Open a second Cloud Shell tab by clicking the + button next to the open terminal, then install NetCat:
Type "y" when asked to confirm this action.
Still in the second shell, copy the
hl7v2-mllp-sample.txtfile to your local directory:
In the same directory where you added the file, run the following command to start sending HL7v2 messages to your HL7v2 store:
The message will be sent through the MLLP adapter to your HL7v2 store. If the message was successfully ingested into the HL7v2 store, the command returns the following output:
- Navigate back to the first Cloud Shell tab and verify the message was sent by viewing the output. There should be lines for dialing, accepted, sending, and message was successfully sent.
Still on the first Cloud Shell tab, close the running Docker application with Ctrl + C.
List the messages in your HL7v2 store to ensure the message was added:
It will output the following:
You've successfully sent a HL7v2 message to a Cloud Healthcare API datastore.
Deploying the MLLP adapter to Google Kubernetes Engine
In a production environment, when transmitting HL7v2 messages over MLLP from your care center, one possible configuration is to send the messages to an adapter that is deployed in Google Cloud and can forward them to the Cloud Healthcare API.
The MLLP adapter runs as a stateless application on a GKE cluster. A GKE cluster is a managed group of VM instances for running containerized applications. Stateless applications are applications which do not store data or application state to the cluster or to persistent storage. Instead, data and application state stay with the client, which makes stateless applications more scalable.
GKE uses the Deployment controller to deploy stateless applications as uniform, non-unique Pods. Deployments manage the desired state of your application: how many Pods should run your application, what version of the container image should run, what the Pods should be labelled, and so on. The desired state can be changed dynamically through updates to the Deployment's Pod specification.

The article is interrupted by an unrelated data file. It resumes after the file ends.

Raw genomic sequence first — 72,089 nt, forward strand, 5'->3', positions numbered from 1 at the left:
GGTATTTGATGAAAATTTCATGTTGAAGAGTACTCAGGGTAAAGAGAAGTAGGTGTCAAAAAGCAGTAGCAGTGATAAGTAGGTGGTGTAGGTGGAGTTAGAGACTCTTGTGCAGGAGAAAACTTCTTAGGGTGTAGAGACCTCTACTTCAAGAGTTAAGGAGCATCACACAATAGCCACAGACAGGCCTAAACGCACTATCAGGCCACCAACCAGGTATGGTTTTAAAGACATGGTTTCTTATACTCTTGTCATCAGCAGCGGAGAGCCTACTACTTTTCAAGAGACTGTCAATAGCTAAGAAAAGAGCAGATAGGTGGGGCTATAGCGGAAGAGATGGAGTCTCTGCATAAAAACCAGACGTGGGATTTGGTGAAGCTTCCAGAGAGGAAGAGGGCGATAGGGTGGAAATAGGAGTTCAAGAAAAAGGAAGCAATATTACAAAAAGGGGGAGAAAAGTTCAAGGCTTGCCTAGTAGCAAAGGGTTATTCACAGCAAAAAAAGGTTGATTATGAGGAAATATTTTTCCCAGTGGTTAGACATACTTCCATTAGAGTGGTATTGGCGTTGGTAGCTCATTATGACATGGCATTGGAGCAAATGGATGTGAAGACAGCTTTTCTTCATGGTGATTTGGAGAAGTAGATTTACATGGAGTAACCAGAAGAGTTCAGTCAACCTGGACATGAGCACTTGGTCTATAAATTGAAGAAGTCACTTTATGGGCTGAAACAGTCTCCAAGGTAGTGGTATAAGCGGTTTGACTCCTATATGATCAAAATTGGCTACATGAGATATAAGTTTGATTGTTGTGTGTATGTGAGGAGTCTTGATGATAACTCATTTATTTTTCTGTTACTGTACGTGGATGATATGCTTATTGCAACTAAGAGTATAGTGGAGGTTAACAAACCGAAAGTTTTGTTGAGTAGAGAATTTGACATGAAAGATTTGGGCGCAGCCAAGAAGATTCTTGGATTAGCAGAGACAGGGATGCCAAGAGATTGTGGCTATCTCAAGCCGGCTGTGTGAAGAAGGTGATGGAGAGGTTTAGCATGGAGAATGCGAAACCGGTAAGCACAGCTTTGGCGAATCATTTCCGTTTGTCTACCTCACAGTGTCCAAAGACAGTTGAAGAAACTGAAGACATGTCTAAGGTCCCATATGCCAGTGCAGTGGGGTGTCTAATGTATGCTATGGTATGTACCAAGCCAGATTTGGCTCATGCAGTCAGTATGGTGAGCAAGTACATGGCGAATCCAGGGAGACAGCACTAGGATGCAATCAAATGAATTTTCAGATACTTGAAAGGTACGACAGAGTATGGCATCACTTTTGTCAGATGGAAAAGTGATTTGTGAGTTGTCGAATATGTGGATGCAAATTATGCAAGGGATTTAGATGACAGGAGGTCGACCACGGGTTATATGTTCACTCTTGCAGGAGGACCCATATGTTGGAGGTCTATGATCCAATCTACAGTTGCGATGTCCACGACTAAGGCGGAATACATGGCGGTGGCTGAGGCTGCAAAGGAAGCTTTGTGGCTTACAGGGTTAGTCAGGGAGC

At the same time that you deploy the adapter, you create a Service controller that allows you to connect the adapter to the Cloud Healthcare API using internal load balancing.
Cloud Healthcare API provides a comprehensive facility for ingesting, storing, managing, and securely exposing healthcare data in FHIR, DICOM, and HL7 v2 formats. Using Cloud Healthcare API, you can ingest and store data from electronic health records systems (EHRs), radiological information systems (RISs), and custom healthcare applications. You can then immediately make that data available to applications for analysis, machine learning prediction and inference, and consumer access.
Cloud Healthcare API enables application access to healthcare data via widely-accepted, standards-based interfaces such as FHIR STU3 and DICOMweb. These APIs allow data ingestion into modality-specific data stores, which support data retrieval, update, search and other functions using familiar standards-based interfaces.
Further, the API integrates with other capabilities in Google Cloud through two primary mechanisms:
- Cloud Pub/Sub, which provides near-real-time updates when data is ingested into a Cloud Healthcare API data store, and
- Import/export APIs, which allow you to integrate Cloud Healthcare API into both Google Cloud Storage and Google BigQuery.
Using Cloud Pub/Sub with Google Cloud Functions enables you to invoke machine learning models on healthcare data, storing the resulting predictions back in Cloud Healthcare API data store. A similar integration with Cloud Dataflow supports transformation and cleansing of healthcare data prior to use by applications.
To support healthcare research, Cloud Healthcare API offers de-identification capabilities for FHIR and DICOM. This feature allows customers to share data with researchers working on new cutting-edge diagnostics and medicines.
Now you have some general knowledge of the Cloud Healthcare API and its role in managing healthcare data. You have learned how to create datasets and stores for HL7v2 data and imported HL7v2 data.
Finish your quest
This self-paced lab is part of the Cloud Healthcare API quest. A quest is a series of related labs that form a learning path. Completing this quest earns you a badge to recognize your achievement. You can make your badge or badges public and link to them in your online resume or social media account. Enroll in this quest or any quest that contains this lab and get immediate completion credit. See the Google Cloud Skills Boost catalog to see all available quests.
Take your next lab
Continue your quest with Ingesting FHIR Data with the Healthcare API or try one of these suggestions:
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Manual Last Updated March 14, 2023
Lab Last Tested March 14, 2023